Sales of previously owned homes declined on an annual basis for the first time since July 2016, suggesting a chronic shortage of homes for sale is beginning to take a bigger toll on the market.
September's existing-home sales fell 1.5% from the same month a year earlier, the National Association of Realtors said Friday, the third consecutive month of lackluster results.
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"It was a continuation of this theme of low inventory really being the burr in the saddle of this housing market," said Daren Blomquist, senior vice president of communications at ATTOM Data Solutions.
On a monthly basis, existing-home sales edged up by 0.7% to a seasonally adjusted annual rate of 5.39 million in September from August. But the small uptick was largely due to a modest rebound in Houston home sales, which were up 4% after a large drop in August.
September's sales pace was still the second-slowest in the past year. In August, existing-home sales fell to the lowest level in a year, mostly due to a sharp drop in home sales in Houston in the wake of Hurricane Harvey and a shortage of homes on the market. The weak performance over the past couple of months belied strong job and wage growth numbers and increasing demand from first-time buyers.
"It's an uptick over a really weak month," said Svenja Gudell, chief economist at home-search website Zillow. "Given...a really low August, you would expect September to be a little bit stronger, which leaves me with a lackluster, eh."
Cindy Hamann, chair of the Houston Association of Realtors, said some Houston sales that were set to close in late August were delayed until September, which helped boost last month's numbers.
"October is really going to be the telltale of what's going on," she said. Agents she talks to are still busy, she said, and homes are selling along as they are priced well. "I want to say that we're going to keep on keeping on."
Homes in Houston sold at 96% of their estimated market value in August, according to ATTOM, the lowest percentage since January 2014, indicating that sellers might have started discounting to get their homes to sell.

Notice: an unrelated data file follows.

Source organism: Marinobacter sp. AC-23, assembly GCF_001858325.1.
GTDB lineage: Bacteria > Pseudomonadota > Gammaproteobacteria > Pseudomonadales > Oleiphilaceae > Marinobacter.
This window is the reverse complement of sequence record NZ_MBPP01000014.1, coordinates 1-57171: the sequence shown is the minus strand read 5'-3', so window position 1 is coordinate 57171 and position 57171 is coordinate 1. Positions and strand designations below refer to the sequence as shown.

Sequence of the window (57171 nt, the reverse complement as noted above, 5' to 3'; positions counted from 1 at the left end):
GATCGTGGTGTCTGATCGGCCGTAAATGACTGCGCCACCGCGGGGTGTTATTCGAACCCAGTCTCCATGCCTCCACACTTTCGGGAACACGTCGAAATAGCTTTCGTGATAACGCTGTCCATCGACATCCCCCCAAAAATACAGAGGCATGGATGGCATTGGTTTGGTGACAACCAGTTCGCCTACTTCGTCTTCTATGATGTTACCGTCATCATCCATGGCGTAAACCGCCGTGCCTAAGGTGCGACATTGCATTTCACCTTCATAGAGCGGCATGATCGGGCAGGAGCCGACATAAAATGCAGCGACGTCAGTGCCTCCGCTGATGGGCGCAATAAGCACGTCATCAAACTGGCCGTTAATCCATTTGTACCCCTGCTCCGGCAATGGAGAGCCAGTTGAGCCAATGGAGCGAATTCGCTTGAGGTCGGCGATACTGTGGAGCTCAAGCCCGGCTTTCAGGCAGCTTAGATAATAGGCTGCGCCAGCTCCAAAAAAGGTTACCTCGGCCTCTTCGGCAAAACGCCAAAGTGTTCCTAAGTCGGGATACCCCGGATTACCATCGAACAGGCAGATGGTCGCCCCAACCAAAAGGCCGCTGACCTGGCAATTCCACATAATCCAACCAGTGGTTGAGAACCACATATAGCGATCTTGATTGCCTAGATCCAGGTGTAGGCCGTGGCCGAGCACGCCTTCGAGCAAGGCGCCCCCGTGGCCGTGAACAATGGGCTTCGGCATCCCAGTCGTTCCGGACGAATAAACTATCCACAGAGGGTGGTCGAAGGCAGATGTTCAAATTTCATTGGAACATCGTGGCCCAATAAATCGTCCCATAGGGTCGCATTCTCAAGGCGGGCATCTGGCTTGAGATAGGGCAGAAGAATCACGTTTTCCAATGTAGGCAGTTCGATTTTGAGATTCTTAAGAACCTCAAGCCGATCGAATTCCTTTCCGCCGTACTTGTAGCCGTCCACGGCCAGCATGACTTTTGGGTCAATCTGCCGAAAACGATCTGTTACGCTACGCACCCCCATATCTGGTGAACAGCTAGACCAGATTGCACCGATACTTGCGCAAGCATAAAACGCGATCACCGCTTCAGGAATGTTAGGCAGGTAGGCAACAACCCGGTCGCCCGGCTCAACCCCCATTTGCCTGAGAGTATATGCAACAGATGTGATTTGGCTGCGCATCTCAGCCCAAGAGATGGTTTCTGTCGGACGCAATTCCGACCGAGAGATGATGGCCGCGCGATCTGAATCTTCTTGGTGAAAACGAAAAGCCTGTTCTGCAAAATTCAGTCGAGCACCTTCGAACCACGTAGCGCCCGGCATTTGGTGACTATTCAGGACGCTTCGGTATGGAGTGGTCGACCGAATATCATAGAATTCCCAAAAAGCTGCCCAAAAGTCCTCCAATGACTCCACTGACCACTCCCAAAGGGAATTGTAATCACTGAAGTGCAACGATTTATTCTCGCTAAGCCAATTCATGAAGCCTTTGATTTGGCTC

Hurricane Irma, which battered parts of Florida in September, took a toll on home sales. Lawrence Yun, NAR's chief economist, said sales there dropped by roughly 20%, but it wasn't enough to drag down numbers for the south overall.
Across the U.S., inventory has been tight recently, in part because of lackluster home construction, which has contributed to a run-up in home prices. The median price of homes sold last month rose to $245,100 in September, up 4.2% from a year earlier.
At the current sales pace, it would take 4.2 months to exhaust the supply of homes on the market. That is down from 4.5 months during the same period last year, reflecting the tightening housing market.
Mr. Yun said the shortage of homes could last into next year. "Housing starts are only incrementally slowly rising, but because of the hurricane and the rebuilding efforts there... the construction workers will be rebuilding, and that means less workers available for new home construction," he said.
News Corp, owner of The Wall Street Journal, also operates Realtor.com under license from the National Association of Realtors.
Some economists are skeptical, however, that a lack of inventory is the sole explanation for sluggish home sales. "It's a late-cycle economy," said Doug Duncan, chief economist at Fannie Mae. Slowing sales "happen in housing before there's a downturn."
--Sharon Nunn contributed to this article.
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(END) Dow Jones Newswires
October 20, 2017 14:07 ET (18:07 GMT)